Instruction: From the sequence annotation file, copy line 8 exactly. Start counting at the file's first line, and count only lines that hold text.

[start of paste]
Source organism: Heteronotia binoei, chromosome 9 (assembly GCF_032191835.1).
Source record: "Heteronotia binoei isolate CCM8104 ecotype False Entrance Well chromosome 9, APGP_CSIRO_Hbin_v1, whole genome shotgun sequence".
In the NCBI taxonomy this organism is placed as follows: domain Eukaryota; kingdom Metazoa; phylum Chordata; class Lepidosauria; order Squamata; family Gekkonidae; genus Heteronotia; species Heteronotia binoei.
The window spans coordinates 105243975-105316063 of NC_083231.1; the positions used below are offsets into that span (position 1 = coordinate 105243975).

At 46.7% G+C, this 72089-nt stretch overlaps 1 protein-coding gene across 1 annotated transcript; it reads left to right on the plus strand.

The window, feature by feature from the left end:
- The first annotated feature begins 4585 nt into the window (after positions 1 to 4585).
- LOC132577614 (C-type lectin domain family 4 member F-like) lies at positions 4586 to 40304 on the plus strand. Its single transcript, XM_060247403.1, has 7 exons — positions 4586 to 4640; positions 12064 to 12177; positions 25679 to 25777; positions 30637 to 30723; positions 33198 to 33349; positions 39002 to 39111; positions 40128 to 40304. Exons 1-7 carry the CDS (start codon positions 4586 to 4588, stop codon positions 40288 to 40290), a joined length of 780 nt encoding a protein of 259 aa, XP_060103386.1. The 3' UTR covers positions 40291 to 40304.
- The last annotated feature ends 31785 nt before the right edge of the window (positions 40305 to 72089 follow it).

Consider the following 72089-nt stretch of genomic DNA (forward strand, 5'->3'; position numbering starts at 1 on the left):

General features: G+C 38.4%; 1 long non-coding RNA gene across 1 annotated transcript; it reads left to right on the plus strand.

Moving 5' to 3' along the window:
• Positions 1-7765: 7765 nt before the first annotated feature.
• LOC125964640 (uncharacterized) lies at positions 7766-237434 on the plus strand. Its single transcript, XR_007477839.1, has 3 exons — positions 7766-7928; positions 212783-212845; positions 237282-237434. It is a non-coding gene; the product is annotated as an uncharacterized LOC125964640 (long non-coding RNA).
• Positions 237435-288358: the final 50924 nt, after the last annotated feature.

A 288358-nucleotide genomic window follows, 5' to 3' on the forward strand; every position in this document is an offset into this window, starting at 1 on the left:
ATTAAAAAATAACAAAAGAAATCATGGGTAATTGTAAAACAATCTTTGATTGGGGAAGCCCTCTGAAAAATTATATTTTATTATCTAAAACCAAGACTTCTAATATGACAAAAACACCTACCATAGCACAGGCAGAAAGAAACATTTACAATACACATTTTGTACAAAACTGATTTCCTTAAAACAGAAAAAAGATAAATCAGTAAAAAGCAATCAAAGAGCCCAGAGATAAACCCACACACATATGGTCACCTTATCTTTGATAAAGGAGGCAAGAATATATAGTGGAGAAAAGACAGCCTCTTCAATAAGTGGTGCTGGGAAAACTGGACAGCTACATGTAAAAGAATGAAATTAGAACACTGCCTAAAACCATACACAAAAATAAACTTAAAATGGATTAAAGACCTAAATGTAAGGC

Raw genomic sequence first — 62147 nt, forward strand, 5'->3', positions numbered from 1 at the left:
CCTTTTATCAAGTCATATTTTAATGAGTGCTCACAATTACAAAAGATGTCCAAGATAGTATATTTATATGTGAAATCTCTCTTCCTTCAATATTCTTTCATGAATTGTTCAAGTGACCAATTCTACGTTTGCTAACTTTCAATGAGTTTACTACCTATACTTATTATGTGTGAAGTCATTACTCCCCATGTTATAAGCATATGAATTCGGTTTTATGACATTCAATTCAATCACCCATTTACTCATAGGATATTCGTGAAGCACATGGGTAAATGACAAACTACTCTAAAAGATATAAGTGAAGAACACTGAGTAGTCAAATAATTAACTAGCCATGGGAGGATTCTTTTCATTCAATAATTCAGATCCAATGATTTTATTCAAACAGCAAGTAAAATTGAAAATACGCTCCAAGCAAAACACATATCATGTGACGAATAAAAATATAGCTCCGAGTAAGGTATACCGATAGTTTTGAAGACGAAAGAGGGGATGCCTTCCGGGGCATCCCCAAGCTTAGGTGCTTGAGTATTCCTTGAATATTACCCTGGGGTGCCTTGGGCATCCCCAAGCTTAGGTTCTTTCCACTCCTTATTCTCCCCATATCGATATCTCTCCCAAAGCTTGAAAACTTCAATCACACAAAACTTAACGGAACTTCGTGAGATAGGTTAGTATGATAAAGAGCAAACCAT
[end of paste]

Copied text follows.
- LOC132577614 (C-type lectin domain family 4 member F-like) lies at positions 4586 to 40304 on the plus strand. Its single transcript, XM_060247403.1, has 7 exons — positions 4586 to 4640; positions 12064 to 12177; positions 25679 to 25777; positions 30637 to 30723; positions 33198 to 33349; positions 39002 to 39111; positions 40128 to 40304. Exons 1-7 carry the CDS (start codon positions 4586 to 4588, stop codon positions 40288 to 40290), a joined length of 780 nt encoding a protein of 259 aa, XP_060103386.1. The 3' UTR covers positions 40291 to 40304.